FLORIDA CANCELS ROBUST INSURANCE PLAN FOR KIDS WITH FEW OTHER OPTIONS via Kathleen McGrory of the Tampa Bay Times — Florida Healthy Kids, a public-private organization, offers health insurance to children ages 5 to 18 whose families make too much money to qualify for Medicaid. In 2016, the program covered about 167,500 children across the state. … Families who make more can also buy coverage, but must pay the full premiums. In 2016, about 1,700 full-pay children were enrolled in a plan called Sunshine Health Stars that cost $205 per month, or $220 per month with dental coverage. Another 9,620 children had a more robust plan known as Sunshine Health Stars Plus. Its benefits included a $0 deductible, a $10 co-pay for emergency room services and a $5 co-pay for all therapy services. The monthly premium for a full-pay child was $284, or $299 with dental.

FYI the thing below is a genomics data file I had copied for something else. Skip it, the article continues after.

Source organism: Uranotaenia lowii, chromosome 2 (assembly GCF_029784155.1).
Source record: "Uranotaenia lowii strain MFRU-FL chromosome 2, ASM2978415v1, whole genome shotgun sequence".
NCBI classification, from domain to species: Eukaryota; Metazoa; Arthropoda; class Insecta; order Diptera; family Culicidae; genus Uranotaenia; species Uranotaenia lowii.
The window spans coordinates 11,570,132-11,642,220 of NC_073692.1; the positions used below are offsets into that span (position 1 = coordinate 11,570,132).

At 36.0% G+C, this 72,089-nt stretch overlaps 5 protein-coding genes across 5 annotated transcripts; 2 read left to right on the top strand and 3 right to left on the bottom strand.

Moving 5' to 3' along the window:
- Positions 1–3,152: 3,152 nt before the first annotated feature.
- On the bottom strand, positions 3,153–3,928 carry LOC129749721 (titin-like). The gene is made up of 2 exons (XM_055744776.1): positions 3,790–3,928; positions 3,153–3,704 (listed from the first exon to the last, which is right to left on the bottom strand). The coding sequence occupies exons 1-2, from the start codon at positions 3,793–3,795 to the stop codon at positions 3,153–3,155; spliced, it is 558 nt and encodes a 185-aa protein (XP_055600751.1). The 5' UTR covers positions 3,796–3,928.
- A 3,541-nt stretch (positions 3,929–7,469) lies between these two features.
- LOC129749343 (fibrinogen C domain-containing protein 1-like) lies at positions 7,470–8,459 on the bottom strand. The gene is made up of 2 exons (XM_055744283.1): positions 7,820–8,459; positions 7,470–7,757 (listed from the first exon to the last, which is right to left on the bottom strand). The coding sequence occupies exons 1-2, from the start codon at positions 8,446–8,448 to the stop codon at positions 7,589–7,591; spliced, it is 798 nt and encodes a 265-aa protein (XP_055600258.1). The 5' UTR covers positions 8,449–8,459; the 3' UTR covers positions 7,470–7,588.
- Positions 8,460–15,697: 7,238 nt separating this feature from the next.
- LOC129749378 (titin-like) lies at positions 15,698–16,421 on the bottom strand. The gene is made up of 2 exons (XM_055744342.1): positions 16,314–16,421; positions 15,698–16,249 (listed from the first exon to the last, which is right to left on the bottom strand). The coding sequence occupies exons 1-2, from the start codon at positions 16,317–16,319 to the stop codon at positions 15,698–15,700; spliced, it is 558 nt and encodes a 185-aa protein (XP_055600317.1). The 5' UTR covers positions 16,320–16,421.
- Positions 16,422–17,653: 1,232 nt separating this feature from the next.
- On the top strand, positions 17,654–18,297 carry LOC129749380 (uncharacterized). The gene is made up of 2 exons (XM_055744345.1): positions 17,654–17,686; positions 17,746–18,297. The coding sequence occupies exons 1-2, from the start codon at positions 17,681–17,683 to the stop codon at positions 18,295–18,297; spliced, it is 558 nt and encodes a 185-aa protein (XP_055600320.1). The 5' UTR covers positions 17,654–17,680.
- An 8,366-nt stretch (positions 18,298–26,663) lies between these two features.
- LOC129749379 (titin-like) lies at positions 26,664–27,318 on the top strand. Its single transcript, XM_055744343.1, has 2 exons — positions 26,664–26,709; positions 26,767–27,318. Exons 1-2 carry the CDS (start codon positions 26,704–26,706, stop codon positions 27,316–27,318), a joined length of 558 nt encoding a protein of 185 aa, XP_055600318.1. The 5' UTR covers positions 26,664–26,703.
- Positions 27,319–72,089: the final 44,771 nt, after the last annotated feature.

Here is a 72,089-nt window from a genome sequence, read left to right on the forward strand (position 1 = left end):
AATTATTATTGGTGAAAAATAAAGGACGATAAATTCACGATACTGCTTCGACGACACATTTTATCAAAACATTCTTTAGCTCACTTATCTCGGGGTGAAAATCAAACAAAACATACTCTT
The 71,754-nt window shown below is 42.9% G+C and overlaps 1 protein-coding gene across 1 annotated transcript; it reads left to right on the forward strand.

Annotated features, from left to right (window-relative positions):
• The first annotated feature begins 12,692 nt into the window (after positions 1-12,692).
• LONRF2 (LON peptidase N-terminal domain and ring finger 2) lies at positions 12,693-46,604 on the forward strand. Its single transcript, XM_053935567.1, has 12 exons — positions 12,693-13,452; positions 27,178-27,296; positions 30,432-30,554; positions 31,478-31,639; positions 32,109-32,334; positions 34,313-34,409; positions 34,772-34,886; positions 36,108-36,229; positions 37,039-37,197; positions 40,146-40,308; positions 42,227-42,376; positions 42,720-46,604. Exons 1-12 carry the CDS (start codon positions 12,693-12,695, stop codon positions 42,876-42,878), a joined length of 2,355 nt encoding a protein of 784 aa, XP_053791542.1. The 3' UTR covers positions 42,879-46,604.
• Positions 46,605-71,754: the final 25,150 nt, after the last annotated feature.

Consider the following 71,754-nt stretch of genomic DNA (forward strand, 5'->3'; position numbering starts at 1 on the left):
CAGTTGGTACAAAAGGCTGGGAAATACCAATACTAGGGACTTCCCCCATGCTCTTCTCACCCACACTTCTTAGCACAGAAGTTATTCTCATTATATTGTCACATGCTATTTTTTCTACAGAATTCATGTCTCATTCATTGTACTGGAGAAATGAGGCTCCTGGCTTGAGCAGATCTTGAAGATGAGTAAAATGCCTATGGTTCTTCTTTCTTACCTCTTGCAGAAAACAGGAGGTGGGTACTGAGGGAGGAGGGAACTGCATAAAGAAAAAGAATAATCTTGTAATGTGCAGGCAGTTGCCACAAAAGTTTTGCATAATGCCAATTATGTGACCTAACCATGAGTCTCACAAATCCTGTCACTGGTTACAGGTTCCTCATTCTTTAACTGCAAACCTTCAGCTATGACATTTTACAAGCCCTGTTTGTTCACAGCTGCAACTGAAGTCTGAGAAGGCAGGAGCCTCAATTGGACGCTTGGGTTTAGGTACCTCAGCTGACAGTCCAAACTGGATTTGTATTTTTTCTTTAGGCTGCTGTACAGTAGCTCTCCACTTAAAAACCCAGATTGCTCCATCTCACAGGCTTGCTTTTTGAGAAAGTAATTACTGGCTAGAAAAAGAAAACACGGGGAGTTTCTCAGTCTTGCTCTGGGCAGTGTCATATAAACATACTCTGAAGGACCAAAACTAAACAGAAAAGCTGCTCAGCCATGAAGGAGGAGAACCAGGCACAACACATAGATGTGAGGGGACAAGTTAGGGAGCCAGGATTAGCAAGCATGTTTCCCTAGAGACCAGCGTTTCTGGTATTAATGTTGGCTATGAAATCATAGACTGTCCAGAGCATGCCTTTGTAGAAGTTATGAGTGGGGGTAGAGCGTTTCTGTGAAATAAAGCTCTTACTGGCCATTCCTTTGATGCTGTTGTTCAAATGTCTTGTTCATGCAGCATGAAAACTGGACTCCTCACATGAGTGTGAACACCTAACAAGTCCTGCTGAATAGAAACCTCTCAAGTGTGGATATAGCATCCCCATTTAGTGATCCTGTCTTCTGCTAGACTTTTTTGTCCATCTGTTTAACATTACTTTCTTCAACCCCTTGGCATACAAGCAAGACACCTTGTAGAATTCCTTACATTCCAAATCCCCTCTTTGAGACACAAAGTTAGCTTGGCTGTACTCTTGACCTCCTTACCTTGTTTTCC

FLORIDA REPORTS MORE LOCAL ZIKA CASES via Lisa Schnirring of the University of Minnesota – The Florida Department of Health … announced three more locally acquired Zika cases … [Involving] Miami-Dade County, and investigations are underway to determine where exposure occurred. However, it added that Florida still doesn’t have any identified active transmission areas … Officials said they expect to see isolated cases of local transmission, “so it is important for residents and visitors in Miami-Dade County to remain vigilant about mosquito bite protection. The illnesses are the first to be reported since Dec. 21 and lift Florida’s local case total to 256, Florida Health said in today’s report. Health officials also announced two more Zika infections in Miami-Dade residents who also had exposure overseas in areas with ongoing active transmission. The state now has 19 cases that involve undetermined exposure to the virus. Meanwhile, Florida’s number of travel-related cases is still growing, with three more reported … two from Polk County and one from Palm Beach County. The state now has 1,011 travel-linked Zika infections.